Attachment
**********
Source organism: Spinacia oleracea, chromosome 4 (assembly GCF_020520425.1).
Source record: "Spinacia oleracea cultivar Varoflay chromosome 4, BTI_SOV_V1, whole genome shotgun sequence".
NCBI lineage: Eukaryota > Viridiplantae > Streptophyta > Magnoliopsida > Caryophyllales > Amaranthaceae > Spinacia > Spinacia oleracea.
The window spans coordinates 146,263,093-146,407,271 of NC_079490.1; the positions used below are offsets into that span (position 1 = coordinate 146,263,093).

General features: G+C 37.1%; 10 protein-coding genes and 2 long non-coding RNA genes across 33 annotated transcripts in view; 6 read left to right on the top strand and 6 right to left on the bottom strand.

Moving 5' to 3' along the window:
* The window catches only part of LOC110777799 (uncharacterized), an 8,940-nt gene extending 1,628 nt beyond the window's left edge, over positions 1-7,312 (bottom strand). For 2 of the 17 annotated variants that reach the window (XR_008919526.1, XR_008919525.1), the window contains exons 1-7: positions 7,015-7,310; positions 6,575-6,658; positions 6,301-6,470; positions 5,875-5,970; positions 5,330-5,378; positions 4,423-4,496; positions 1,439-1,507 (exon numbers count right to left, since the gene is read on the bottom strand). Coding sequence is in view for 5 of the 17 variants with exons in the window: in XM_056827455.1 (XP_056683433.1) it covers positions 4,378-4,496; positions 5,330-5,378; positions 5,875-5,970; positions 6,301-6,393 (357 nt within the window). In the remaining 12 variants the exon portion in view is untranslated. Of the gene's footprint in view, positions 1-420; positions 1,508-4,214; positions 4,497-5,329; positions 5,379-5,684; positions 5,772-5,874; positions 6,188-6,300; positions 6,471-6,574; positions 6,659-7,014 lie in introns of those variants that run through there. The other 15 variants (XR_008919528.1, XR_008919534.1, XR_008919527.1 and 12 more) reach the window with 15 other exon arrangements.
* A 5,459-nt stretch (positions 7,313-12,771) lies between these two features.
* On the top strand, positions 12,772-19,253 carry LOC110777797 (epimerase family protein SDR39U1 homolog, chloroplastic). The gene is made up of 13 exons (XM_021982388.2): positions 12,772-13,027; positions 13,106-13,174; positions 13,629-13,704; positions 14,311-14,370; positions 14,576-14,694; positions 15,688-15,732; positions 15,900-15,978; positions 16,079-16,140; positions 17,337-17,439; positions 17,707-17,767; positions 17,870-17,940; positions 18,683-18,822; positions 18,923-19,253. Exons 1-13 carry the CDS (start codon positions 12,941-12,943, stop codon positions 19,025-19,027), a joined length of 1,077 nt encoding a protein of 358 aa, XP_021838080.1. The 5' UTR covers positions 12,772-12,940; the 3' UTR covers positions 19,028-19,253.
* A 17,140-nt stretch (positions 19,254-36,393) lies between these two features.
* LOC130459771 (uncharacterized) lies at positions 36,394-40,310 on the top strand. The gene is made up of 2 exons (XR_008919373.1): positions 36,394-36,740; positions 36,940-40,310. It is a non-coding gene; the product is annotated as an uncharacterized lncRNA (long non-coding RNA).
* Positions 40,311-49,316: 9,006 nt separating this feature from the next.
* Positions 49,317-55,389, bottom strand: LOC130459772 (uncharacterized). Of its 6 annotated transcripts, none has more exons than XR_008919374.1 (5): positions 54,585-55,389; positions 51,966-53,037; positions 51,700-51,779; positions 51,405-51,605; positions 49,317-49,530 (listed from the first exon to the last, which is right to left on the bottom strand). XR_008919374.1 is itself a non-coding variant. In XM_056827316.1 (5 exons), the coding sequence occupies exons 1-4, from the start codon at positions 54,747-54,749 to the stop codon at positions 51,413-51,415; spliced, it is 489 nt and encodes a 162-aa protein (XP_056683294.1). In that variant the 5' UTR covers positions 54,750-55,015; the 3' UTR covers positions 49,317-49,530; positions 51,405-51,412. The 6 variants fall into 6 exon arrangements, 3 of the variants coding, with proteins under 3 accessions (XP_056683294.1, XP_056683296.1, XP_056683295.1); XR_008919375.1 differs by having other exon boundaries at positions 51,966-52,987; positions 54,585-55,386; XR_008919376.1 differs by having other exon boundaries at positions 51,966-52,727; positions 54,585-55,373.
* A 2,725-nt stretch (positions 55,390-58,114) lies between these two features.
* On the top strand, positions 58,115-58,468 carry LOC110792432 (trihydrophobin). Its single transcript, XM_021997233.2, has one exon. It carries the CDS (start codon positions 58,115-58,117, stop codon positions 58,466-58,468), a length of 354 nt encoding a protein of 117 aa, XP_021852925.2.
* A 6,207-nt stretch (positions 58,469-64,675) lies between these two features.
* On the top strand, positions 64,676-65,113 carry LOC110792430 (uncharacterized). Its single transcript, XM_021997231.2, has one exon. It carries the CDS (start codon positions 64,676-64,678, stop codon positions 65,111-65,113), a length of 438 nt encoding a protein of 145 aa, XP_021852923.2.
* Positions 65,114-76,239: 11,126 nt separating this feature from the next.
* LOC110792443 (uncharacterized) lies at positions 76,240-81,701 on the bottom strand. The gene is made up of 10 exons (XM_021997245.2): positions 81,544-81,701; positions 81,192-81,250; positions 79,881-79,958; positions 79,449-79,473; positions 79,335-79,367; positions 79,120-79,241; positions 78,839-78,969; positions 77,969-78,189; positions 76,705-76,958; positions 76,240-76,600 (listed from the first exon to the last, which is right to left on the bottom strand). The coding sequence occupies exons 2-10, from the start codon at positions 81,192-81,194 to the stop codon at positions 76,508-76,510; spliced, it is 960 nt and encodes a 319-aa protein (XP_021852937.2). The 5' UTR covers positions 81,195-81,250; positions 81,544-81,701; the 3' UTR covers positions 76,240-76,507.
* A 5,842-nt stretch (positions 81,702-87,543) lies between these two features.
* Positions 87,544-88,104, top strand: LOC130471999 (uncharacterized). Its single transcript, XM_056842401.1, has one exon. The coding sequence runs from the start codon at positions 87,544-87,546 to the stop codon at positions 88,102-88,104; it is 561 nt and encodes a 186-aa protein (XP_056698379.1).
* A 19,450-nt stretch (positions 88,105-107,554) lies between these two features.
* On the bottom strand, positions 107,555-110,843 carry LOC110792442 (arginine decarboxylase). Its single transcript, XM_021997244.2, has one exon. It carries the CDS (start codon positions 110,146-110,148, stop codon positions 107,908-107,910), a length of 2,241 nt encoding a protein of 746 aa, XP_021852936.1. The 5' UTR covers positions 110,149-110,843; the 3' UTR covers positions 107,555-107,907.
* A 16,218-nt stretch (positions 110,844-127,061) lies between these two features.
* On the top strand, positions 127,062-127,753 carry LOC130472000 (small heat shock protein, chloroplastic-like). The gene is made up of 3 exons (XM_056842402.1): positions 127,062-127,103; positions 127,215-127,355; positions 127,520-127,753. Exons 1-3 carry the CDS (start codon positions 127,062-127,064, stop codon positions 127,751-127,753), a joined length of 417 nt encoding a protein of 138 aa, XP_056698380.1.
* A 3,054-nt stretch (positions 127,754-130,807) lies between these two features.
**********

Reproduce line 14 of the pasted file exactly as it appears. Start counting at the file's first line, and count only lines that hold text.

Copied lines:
* A 2,725-nt stretch (positions 55,390-58,114) lies between these two features.